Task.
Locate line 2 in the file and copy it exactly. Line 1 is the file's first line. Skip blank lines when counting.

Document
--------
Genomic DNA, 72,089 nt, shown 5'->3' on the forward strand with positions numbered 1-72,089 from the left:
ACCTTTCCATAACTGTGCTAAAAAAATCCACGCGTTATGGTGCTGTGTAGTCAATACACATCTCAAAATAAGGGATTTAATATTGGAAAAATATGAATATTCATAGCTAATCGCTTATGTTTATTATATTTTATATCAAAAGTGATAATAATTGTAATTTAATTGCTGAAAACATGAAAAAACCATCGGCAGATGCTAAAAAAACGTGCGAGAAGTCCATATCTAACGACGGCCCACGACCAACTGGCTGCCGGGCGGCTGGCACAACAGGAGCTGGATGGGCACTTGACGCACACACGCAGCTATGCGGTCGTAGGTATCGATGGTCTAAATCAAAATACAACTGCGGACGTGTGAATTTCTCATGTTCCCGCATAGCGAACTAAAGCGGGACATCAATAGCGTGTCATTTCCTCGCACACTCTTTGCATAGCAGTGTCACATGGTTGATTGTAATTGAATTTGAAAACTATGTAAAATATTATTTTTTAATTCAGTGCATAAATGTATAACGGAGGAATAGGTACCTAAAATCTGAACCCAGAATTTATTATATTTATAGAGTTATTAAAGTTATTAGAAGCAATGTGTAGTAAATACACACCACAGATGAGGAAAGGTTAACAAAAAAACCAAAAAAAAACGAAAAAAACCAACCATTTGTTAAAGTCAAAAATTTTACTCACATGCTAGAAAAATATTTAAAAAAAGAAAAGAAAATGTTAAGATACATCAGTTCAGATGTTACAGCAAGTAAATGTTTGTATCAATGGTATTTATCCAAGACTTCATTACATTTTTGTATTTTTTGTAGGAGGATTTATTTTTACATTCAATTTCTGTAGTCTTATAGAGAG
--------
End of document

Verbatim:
ACCTTTCCATAACTGTGCTAAAAAAATCCACGCGTTATGGTGCTGTGTAGTCAATACACATCTCAAAATAAGGGATTTAATATTGGAAAAATATGAATATTCATAGCTAATCGCTTATGTTTATTATATTTTATATCAAAAGTGATAATAATTGTAATTTAATTGCTGAAAACATGAAAAAACCATCGGCAGATGCTAAAAAAACGTGCGAGAAGTCCATATCTAACGACGGCCCACGACCAACTGGCTGCCGGGCGGCTGGCACAACAGGAGCTGGATGGGCACTTGACGCACACACGCAGCTATGCGGTCGTAGGTATCGATGGTCTAAATCAAAATACAACTGCGGACGTGTGAATTTCTCATGTTCCCGCATAGCGAACTAAAGCGGGACATCAATAGCGTGTCATTTCCTCGCACACTCTTTGCATAGCAGTGTCACATGGTTGATTGTAATTGAATTTGAAAACTATGTAAAATATTATTTTTTAATTCAGTGCATAAATGTATAACGGAGGAATAGGTACCTAAAATCTGAACCCAGAATTTATTATATTTATAGAGTTATTAAAGTTATTAGAAGCAATGTGTAGTAAATACACACCACAGATGAGGAAAGGTTAACAAAAAAACCAAAAAAAAACGAAAAAAACCAACCATTTGTTAAAGTCAAAAATTTTACTCACATGCTAGAAAAATATTTAAAAAAAGAAAAGAAAATGTTAAGATACATCAGTTCAGATGTTACAGCAAGTAAATGTTTGTATCAATGGTATTTATCCAAGACTTCATTACATTTTTGTATTTTTTGTAGGAGGATTTATTTTTACATTCAATTTCTGTAGTCTTATAGAGAG